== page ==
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Cost Disclosures and Expense Ratios?

A few years ago, I believe it was passed into law that financial firms had to be more transparent about the fees and costs associated with their investments to the everyday investor and I believe as of this date they have to meet this law's criteria.

As much as I'd like to say that the law achieved what it set out to accomplish, I can't because it honestly doesn't seem all that different than from what it used to be. Am I wrong in this respect? While Vanguard & Fidelity are great stating their expense ratio, 12b-1 fees, & management fees, I've never seen a year end statement saying "This is what we took out for fees". Do the brokerages do this? I've searched both firms' websites in vain for some kind of statement (and I know that the cost is always the expense ratio x every $1000)

Speaking of fees, when are those taken out? 12/31? I've never actually seen a transaction record of it. Is it based on your value in that fund at 12/31 or some kind of weighted average? Is the fee calculation even based on the value or my investment in it (I presume the value but I'm not sure)? If I cash out of the fund, is the fee prorated for the days in the year I was in it?

Feb 06, 2014 by Colin from Oak Creek, WI in  |  Flag
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4 votes

Mutual Fund fees are transparent enough to just satisfy legal requirements. Much of the time it will be up to you to do the research via the fund company's website, Morningstar, or the prospectus.

I would suggest that you stick with no-load index funds or ETF's. These are truly transparent and very low cost to own.

If you've got the time, inclination, and skill to manage a portfolio yourself these are great. Otherwise, find a fee-based advisor to manage a portfolio of no-load funds or ETF's.

1 Comment   |  Flag   |  Feb 07, 2014 from Canton, GA
Alexander Bernd Overkamp

Good points. I think one concept not discussed in any of the answers is that there is a difference between cost and value. Cost is what you pay and value is what you get. If you own a large cap blend mutual fund that beats the SP500 by 1/2% each year but costs 1% more than an SP500 ETF then clearly the value is not there. I think there are areas where active management can be a valuable expenditure, such as in the high yield arena where you are essentially lending money to 'junky" companies. If you buy a low cost ETF there is no research on which companies you are lending to. I think this is one area where there may be some value in the additional cost of active management. William did touch on using an Advisor, and research shows that although indexes have beaten the active managed mutual funds, Investors who use Financial Advisors have had better performance then individuals who have managed their own accounts. This is simple in that the crowds oftne times do the wrong thing at the wrong time i.e.: buy tech stocks in january of 2000!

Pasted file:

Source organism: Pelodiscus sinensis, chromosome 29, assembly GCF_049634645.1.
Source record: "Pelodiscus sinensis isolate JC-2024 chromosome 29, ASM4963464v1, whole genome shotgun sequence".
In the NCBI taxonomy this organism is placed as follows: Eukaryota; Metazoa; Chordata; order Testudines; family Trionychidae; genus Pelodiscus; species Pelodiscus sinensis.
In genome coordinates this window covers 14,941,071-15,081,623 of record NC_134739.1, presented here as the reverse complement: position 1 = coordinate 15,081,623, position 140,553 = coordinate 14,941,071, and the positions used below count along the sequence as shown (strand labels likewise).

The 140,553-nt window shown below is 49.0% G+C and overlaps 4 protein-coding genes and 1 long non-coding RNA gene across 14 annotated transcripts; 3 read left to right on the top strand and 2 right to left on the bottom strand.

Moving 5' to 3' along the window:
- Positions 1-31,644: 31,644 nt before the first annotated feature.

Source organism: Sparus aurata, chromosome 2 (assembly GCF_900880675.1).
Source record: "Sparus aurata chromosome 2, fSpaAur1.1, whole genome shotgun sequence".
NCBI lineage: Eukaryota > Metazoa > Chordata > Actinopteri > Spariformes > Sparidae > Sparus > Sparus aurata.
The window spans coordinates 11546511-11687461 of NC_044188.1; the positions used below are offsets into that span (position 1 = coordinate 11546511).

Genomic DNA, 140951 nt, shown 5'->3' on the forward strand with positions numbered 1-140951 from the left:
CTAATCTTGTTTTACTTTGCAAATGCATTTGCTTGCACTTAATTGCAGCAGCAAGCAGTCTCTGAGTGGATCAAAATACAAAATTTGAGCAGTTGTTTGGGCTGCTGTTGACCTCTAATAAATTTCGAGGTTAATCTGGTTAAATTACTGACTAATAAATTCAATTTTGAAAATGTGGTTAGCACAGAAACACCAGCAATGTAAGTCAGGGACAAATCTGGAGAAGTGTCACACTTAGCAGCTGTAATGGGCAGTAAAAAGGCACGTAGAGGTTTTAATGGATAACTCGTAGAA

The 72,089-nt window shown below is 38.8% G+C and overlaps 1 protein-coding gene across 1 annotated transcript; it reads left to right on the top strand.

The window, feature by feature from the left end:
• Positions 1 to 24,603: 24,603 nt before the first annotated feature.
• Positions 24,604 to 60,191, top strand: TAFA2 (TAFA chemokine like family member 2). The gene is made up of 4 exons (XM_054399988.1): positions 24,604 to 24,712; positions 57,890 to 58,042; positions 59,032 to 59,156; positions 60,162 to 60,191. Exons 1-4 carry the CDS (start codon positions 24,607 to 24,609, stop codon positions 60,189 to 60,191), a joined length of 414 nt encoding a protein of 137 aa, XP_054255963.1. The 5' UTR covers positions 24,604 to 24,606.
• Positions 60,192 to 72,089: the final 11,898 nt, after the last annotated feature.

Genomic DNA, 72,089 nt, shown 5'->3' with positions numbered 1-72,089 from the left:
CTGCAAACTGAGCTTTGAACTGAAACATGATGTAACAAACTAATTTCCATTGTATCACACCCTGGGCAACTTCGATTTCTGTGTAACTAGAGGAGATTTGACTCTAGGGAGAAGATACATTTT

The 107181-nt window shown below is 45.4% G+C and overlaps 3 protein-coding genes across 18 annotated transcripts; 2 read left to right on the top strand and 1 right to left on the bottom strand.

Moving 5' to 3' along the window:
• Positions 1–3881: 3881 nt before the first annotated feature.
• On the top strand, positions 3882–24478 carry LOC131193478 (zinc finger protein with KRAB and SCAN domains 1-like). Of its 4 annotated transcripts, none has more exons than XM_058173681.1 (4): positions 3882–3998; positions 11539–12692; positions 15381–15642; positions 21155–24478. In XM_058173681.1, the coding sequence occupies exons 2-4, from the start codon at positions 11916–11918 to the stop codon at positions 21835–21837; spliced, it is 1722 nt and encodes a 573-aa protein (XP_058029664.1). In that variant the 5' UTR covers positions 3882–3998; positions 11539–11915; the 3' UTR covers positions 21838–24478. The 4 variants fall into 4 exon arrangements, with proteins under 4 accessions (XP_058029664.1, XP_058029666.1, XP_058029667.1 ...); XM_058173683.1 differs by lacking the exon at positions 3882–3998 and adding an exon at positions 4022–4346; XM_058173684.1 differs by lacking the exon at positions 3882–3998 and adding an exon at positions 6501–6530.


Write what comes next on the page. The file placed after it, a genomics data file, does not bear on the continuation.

Flag |  Feb 21, 2014 near Danbury, CT

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3 votes

Great question Colin. Yes, the law was supposed to make costs/fees more transparent. Of course, many financial institutions (especially those with higher costs) do not go out of their way in disclosing fees and keep them somewhat tucked away.

Mutual fund expense ratios are not deducted on your statement but are calculated daily in the fund's NAV (Net asset value or price per share). The annual expense ratio that we see disclosed is broken down daily and again reflected in that daily NAV. The NAV goes many decimal places and therefore in the 2 decimal places (to the penny) the fees do not make a dent on a daily basis. So for your last question of proration, yes, the fees are prorated each day so timing of getting in or out of a fund is not an important consideration.

It sounds as though you are very cognizant of costs and fees of investments and I certainly commend you for that since it is such an important component of your investments.

1 Comment   |  Flag   |  Feb 06, 2014 from Harrisburg, PA
Colin

Thanks Tracy...I have alot of free time on my hands, a sizeable portfolio, and about 30 years to retirement, so I like being cognizant of the fees that will eat into my future mai tai fund!

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Flag |  Feb 06, 2014 near Oak Creek, WI

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Andy Tilp, CFP® Level 16

Colin, If you look up a fund on Morningstar, under the Performance tab, there is a selection for Total Return and for Investor Returns. This shows the difference between what the fund returned with and without management fees.

For example, looking at the Vanguard Wellesley Income Adm. fund, the 10 year total return is 7.16% and the investor return is 7.15%. Vanguard is known for their low fees, so I do not think this small the spread is the norm.

(This is not a solicitation or recommendation to buy or sell this fund. Work with your own advisor prior to any changes to your portfolio. I am in no way associated with Vanguard, this is just a sample fund I happened to pick.)

Hope this helps Andy

Comment   |  Flag   |  Feb 06, 2014 from Sherwood, OR

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